When it comes to retirement benefits, the group recycled an array of proposals first floated by former President Trump in each of his budget plans, although none of the ideas survived the congressional appropriations process. Under the committee’s proposal, federal retirees’ annuity benefits would be calculated using the average of the highest five years of an employee’s salary, instead of the current high three, increasing the amount federal workers must contribute from their paychecks toward the Federal Employee Retirement System, and “reducing or eliminating” federal retirees’ annual cost of living adjustment through FERS and the Civil Service Retirement System.

The plan also calls for the elimination of the FERS supplement for federal employees who retire before Social Security kicks in at age 62, and would base the returns of the Thrift Savings Plan’s government securities (G) fund on the yield of the short term Treasury bill. TSP officials have said that such a move would make the portfolio “virtually worthless.”

The plan also includes some new ideas for cutting feds’ retirement benefits: it proposes eliminating FERS for new hires, allowing them to participate only in the TSP, a move proponents say would save $235 billion over 10 years. And a 2012 measure requiring federal employees to contribute more toward their FERS annuity each paycheck, originally targeted only at those hired after its enactment, would apply to all federal workers.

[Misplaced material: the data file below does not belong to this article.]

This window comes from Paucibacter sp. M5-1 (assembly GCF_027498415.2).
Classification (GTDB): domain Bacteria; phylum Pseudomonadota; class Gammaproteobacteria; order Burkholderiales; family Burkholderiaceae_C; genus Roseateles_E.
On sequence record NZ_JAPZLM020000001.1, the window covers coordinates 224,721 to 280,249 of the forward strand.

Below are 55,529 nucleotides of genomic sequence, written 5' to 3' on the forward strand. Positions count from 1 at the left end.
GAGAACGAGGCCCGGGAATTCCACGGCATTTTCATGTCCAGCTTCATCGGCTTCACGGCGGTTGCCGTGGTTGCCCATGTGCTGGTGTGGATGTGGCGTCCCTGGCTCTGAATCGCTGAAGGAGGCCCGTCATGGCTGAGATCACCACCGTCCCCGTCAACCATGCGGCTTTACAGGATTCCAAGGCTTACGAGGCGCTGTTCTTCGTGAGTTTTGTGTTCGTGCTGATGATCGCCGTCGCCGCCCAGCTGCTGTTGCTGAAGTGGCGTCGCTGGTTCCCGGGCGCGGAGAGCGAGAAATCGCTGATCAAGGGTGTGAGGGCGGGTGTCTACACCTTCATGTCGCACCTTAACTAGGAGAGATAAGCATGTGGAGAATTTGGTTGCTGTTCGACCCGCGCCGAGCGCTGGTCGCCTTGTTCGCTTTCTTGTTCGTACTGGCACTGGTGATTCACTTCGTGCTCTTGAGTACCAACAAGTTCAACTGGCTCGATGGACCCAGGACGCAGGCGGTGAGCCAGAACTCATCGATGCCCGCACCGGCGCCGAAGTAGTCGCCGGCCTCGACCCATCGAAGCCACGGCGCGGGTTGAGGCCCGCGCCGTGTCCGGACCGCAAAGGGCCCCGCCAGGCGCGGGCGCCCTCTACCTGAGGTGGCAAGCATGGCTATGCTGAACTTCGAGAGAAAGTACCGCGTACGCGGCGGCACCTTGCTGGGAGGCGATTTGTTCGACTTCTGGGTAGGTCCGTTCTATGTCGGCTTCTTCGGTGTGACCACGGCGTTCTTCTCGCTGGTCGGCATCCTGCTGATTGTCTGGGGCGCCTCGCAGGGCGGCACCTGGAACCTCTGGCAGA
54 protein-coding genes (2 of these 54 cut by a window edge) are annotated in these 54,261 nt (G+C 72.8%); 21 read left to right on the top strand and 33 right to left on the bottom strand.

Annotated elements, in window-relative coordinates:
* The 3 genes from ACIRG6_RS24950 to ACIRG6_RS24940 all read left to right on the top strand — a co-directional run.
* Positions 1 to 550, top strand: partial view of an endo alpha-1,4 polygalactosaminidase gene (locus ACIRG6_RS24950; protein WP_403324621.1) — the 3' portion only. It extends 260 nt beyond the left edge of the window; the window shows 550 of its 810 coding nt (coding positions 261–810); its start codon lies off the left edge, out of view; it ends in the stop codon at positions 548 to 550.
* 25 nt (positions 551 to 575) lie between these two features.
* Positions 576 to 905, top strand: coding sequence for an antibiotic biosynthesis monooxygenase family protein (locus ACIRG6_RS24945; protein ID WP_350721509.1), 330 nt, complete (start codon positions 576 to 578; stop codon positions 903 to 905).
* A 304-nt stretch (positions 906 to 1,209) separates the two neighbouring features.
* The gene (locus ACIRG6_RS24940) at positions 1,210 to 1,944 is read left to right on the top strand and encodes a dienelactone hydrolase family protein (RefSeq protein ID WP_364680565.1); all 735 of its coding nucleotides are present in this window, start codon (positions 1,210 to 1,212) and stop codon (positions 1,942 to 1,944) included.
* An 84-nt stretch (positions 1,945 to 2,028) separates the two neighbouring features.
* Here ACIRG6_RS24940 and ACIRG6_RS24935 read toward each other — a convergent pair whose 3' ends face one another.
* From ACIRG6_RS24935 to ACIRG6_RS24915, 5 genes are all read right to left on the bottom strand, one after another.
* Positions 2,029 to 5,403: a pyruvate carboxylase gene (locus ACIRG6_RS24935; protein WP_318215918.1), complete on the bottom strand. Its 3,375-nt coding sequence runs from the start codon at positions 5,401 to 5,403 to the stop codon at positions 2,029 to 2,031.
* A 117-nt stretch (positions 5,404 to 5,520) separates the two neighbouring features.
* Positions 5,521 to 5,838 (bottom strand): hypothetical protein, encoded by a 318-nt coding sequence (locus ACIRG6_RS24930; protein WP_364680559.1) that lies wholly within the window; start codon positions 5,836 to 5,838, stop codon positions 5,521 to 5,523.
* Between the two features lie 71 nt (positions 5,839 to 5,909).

The Federal Employees Health Benefits Program would not emerge unscathed under the study committee’s proposal, either. The group calls for the program shift from agencies contributing a percentage of a federal worker’s health care premiums to a “premium support system,” where the government would pay a flat sum toward premiums, and federal workers would be responsible for whatever is left over. In theory, federal workers would then choose less expensive plans, saving agencies money.

“This option would encourage employees to purchase plans with the appropriate amount of coverage that fits their needs,” the document states. “The government should also reduce its contributions to federal workers’ premiums to align with the private sector more closely.”

The budget plan also would end the practice of FEHBP continuing to offer coverage to federal retirees, although that change would only affect new hires.